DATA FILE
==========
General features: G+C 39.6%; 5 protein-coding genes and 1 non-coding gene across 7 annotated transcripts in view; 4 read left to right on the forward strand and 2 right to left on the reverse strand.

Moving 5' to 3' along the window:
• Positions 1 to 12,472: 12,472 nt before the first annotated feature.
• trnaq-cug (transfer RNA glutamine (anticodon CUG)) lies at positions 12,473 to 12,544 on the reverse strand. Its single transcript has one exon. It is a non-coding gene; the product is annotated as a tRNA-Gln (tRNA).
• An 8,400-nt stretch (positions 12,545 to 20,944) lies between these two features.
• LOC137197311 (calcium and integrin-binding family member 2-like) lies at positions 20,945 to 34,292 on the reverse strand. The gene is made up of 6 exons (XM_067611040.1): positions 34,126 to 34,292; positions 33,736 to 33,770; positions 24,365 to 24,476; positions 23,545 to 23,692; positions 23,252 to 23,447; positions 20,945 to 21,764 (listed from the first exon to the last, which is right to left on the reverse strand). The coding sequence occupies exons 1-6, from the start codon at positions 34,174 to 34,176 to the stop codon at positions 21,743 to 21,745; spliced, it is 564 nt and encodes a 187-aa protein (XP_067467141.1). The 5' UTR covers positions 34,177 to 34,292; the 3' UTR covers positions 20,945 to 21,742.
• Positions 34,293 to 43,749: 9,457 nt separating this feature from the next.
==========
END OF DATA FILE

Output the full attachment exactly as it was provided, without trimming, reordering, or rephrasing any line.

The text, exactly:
General features: G+C 39.6%; 5 protein-coding genes and 1 non-coding gene across 7 annotated transcripts in view; 4 read left to right on the forward strand and 2 right to left on the reverse strand.

Moving 5' to 3' along the window:
• Positions 1 to 12,472: 12,472 nt before the first annotated feature.
• trnaq-cug (transfer RNA glutamine (anticodon CUG)) lies at positions 12,473 to 12,544 on the reverse strand. Its single transcript has one exon. It is a non-coding gene; the product is annotated as a tRNA-Gln (tRNA).
• An 8,400-nt stretch (positions 12,545 to 20,944) lies between these two features.
• LOC137197311 (calcium and integrin-binding family member 2-like) lies at positions 20,945 to 34,292 on the reverse strand. The gene is made up of 6 exons (XM_067611040.1): positions 34,126 to 34,292; positions 33,736 to 33,770; positions 24,365 to 24,476; positions 23,545 to 23,692; positions 23,252 to 23,447; positions 20,945 to 21,764 (listed from the first exon to the last, which is right to left on the reverse strand). The coding sequence occupies exons 1-6, from the start codon at positions 34,174 to 34,176 to the stop codon at positions 21,743 to 21,745; spliced, it is 564 nt and encodes a 187-aa protein (XP_067467141.1). The 5' UTR covers positions 34,177 to 34,292; the 3' UTR covers positions 20,945 to 21,742.
• Positions 34,293 to 43,749: 9,457 nt separating this feature from the next.